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New perinatal service officially launches

​Norfolk and Suffolk NHS Foundation Trust (NSFT) has officially launched a new specialist service which offers targeted help to pregnant women and new mums with serious mental health difficulties.

The Community Perinatal Mental Health Service provides specialist care to women from across Norfolk and Waveney with conditions such as severe post-natal depression, bipolar disorder and psychosis.

It has been launched after NHS England awarded the Trust £2.5m to develop the service over the next three years.

Several key staff were recruited in April, which means around 80 service users have already been able to receive treatment as a result. Further appointments have now taken the team up to 14, while work to recruit to the final two posts – additional admin support and a nursey nurse – is now taking place.

Staff officially launched the service on Friday, by first meeting Norman Lamb, MP for North Norfolk, to explain more about the care they provide, before holding a special event for around 65 colleagues from health, local government and social care.

Its aim was to help stakeholders understand the support the service offers as well as the type of referrals it can receive, which includes pregnant women and new mothers with serious mental health difficulties and those with a known mental illness who wish to conceive.

The service will also provide support for the wider family and education for other professionals involved in the care of pregnant and post-partum women, such as GPs, midwives and health visitors, so that they can identify those at risk at an early stage.

Susan Stolworthy, Clinical Team Leader with the service, said: “The official launch of this service is great news. It means we will be able to provide the very specialist care which these women need to go on and enjoy a healthy, happy life with their new baby.

“We want to be able to offer help as early as possible, so have carefully designed the service and the referral process to minimise potential delays so that people can receive the right help to meet their needs.

“It has been developed in partnership with colleagues from across the NHS, service users and the support group Get Me Out The Four Walls. We are now setting up a specific group to make it easier for women to feedback their views about the care they receive so that we can make further improvements in the future while ensuring that the service truly meets their needs.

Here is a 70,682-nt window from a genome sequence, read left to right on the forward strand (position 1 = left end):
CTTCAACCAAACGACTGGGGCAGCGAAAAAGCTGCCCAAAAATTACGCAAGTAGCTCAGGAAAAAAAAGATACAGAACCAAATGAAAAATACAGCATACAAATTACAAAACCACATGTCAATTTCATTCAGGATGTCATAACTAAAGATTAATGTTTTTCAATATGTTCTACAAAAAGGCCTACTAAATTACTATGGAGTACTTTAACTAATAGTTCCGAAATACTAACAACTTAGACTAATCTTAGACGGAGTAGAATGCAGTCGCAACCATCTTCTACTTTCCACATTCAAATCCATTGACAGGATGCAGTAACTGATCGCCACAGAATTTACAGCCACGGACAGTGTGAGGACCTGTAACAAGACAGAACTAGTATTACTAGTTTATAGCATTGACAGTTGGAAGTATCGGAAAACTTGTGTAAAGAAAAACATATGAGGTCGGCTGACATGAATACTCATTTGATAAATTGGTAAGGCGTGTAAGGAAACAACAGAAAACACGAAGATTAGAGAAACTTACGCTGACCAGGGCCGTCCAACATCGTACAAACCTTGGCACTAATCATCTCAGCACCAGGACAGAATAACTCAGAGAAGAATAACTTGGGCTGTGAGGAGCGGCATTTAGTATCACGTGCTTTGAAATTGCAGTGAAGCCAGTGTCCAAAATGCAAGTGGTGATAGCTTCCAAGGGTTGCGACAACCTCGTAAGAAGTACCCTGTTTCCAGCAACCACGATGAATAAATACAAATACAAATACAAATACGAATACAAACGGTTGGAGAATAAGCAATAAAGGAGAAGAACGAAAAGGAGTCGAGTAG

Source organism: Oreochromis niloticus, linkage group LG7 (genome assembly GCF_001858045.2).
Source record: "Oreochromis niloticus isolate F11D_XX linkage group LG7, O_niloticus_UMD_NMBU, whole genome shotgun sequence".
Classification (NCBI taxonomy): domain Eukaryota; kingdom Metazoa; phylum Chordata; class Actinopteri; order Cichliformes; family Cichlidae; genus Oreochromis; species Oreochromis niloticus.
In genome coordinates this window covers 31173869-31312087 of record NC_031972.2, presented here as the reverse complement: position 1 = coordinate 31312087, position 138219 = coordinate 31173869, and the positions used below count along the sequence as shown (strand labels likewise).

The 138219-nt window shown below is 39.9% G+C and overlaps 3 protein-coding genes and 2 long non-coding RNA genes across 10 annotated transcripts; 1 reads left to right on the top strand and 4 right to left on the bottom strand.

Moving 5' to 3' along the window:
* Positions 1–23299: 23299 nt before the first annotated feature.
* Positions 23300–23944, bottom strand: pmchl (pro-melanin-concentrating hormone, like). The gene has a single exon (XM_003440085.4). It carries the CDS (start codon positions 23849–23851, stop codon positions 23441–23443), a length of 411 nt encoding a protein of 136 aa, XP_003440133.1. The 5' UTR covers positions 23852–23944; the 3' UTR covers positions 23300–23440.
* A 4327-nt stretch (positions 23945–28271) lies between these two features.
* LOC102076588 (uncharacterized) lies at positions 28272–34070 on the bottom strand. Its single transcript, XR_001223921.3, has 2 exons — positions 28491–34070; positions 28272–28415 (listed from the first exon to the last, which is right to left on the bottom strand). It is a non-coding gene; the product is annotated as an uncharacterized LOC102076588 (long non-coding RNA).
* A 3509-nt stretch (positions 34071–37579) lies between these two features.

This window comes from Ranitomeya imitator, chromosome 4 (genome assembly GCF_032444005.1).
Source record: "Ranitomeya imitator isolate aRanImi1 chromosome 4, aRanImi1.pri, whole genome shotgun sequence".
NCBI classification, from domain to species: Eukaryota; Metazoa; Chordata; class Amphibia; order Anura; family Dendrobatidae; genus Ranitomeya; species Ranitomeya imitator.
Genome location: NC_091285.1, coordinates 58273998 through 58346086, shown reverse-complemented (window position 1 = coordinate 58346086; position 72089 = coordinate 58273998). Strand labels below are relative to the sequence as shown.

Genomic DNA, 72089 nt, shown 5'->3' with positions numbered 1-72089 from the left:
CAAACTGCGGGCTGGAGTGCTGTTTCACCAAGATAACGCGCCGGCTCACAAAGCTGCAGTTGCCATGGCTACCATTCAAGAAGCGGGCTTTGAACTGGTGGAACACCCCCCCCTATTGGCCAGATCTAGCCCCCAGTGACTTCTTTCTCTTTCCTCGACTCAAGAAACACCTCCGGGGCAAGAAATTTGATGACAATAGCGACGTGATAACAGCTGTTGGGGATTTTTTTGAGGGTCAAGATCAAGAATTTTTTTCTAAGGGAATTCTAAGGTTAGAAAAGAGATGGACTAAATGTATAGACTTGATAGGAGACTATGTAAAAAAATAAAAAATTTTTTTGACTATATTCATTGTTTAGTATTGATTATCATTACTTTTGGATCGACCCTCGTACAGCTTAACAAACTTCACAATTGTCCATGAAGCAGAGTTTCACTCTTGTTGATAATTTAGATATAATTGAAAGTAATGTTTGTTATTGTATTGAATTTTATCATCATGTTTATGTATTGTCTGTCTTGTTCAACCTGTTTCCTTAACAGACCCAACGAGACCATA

“We are also looking at ways we can increase the support we offer to dads, as they can play a huge role in supporting their partner and helping them to stay well.”

The service has been developed in partnership with maternity services at the Norfolk and Norwich University Hospital, Queen Elizabeth Hospital and James Paget Hospital, as well as Cambridgeshire Community Trust, which provides health visiting services and nursery nurses.

Naomi Farrow, who set up Get Me Out The Four Walls after suffering from post-natal depression, has also worked closely with NSFT throughout and sat on interview panels when staff have been recruited.

She said: “It is great news that Norfolk has developed this specialist team and something that has been needed in the county for a long time. This is a huge positive for mothers in the region.

“Whilst this service is specifically aimed at mothers who have severe perinatal mental health needs, we cannot forget that prevention is just as important. Prevention is an area in which GMOTFW works predominantly and, in collaboration with the Trust, we will be working together to plug as many possible gaps within services to ensure that no mothers fall between the gaps.

“Both myself and the charity are thrilled to be part of the new development and is a great example of how public and third sector organisations can work together for the best outcome, using each other's strengths to provide a service.”

The successful application for funding was made jointly by NSFT and NHS clinical commissioning groups (CCGs).

Clive Rennie is the Assistant Director of Integrated Commissioning for Mental Health and Learning Disabilities with the Norfolk CCGs and Norfolk County Council.

He said: “This is great news for Norfolk with over 500 women and their families being provided with specialist community perinatal support per year. The service will link with many other services such as obstetrics, midwifery, health visiting and children's centres to ensure there is a joined-up service.

“The joint working on the national bid for this service is an excellent example of partnership working across the system.”

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